Autotaxin and Lysophosphatidic Acid Receptors as Novel Targets for the Radiosensitization of Tumor Vasculature in Non-Small Cell Lung Cancer
Amanda G. Linkous, Dennis E. Hallahan and Eugenia M. Yazlovitskaya
Pages 72-80 (9)
Despite advances in cancer treatment protocols, non-small cell lung cancer continues to be refractory to conventional
radiation therapy. This resistance to ionizing radiation is often determined by the response of the tumor vasculature.
Thus, a significant need exists for the development of novel and effective anti-angiogenic radiosensitizing agents.
The combined findings in this study identify autotaxin and lysophosphatidic acid as integral signaling components in irradiated
non-small cell lung cancer models. Our data show that co-cultures of vascular endothelial cells and lung cancer
cells produce lysophosphatidic acid (LPA) in response to ionizing radiation (3 Gy), which correlates with the level of
autotaxin secretion. Furthermore, conditioned medium from autotaxin-secreting lung tumor cells stimulates phosphorylation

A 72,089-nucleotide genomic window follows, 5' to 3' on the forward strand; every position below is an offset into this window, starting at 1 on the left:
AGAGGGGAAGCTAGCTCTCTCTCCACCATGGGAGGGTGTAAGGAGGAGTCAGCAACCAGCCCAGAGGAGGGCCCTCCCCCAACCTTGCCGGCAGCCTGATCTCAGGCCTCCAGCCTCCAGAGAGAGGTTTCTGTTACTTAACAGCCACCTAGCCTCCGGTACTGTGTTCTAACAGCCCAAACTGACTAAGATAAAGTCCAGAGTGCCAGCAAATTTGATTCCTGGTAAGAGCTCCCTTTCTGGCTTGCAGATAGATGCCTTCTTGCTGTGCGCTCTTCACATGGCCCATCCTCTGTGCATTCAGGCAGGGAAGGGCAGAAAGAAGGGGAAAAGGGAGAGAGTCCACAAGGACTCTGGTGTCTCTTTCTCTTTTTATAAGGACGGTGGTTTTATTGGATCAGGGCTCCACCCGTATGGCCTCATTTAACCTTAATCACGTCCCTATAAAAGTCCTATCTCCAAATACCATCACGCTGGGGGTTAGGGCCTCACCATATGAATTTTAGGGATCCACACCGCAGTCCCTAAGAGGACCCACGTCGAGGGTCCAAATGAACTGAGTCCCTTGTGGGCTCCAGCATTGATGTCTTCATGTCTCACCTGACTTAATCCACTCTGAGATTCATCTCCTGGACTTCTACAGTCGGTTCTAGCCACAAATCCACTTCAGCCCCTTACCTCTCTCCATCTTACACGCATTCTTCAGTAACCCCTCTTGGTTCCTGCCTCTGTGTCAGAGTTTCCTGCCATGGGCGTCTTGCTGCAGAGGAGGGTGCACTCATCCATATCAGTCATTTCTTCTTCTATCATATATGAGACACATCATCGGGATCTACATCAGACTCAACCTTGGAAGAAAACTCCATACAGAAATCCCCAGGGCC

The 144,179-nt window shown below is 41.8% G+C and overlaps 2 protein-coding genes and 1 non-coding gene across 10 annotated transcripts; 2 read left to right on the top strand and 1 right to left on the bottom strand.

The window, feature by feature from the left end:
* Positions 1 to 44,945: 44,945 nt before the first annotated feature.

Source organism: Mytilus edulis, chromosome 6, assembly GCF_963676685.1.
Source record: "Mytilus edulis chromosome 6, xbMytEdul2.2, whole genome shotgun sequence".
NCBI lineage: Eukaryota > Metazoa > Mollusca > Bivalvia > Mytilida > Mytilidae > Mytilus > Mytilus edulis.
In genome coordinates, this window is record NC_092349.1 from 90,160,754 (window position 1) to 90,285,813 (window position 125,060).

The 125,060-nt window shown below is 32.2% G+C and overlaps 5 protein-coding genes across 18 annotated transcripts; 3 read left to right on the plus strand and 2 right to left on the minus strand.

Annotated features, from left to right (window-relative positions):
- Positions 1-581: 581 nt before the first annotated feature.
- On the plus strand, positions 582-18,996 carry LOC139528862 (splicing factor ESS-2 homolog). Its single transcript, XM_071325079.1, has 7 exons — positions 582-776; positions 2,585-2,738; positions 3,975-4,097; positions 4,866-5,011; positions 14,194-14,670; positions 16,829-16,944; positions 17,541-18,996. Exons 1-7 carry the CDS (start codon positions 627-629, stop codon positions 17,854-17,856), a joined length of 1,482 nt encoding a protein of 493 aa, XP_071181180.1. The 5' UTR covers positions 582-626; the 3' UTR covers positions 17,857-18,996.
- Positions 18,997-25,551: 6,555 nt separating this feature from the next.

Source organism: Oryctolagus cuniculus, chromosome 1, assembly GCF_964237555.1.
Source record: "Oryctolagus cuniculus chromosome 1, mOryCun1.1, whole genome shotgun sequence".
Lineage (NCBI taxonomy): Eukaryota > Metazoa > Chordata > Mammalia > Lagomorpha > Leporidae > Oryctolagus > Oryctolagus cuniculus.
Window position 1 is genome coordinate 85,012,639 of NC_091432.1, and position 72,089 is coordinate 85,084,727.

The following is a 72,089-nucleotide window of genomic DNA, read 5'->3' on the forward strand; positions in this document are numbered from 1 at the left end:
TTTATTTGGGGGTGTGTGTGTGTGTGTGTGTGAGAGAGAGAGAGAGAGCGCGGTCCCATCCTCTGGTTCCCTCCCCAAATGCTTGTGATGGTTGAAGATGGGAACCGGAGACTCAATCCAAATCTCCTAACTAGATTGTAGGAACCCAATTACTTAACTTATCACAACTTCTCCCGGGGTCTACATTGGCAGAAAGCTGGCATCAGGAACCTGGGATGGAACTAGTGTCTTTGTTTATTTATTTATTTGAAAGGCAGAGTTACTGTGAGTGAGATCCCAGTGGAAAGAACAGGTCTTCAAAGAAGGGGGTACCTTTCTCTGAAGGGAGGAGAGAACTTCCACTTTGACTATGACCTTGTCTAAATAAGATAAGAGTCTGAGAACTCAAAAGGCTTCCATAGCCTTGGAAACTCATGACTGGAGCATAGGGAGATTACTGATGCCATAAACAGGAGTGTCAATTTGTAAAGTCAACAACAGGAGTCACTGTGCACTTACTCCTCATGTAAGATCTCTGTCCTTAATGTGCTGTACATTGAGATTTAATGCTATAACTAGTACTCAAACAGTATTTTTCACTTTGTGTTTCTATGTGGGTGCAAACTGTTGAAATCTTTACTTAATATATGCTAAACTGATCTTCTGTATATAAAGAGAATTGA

of pro-survival kinases in irradiated vascular endothelium. Using an analog of lysophosphatidic acid, α-
bromomethylene phosphonate (BrP-LPA), we demonstrate that the chemical inhibition of autotaxin and LPA-specific receptors
results in reduced endothelial invasion and attenuated tumor cell migration. Together, these results suggest that
targeting autotaxin-mediated signaling pathways regulating tumor angiogenesis may improve the response of non-small
cell lung cancer to radiation therapy.
Autotaxin, invasion, lysophosphatidic acid, migration, non-small cell lung cancer, radiation, vascular endothelium
Department of Medicine, Division of Nephrology, Vanderbilt University Medical Center, C3210 Medical Center North 1161 21st Ave South, Nashville, TN 37232, USA.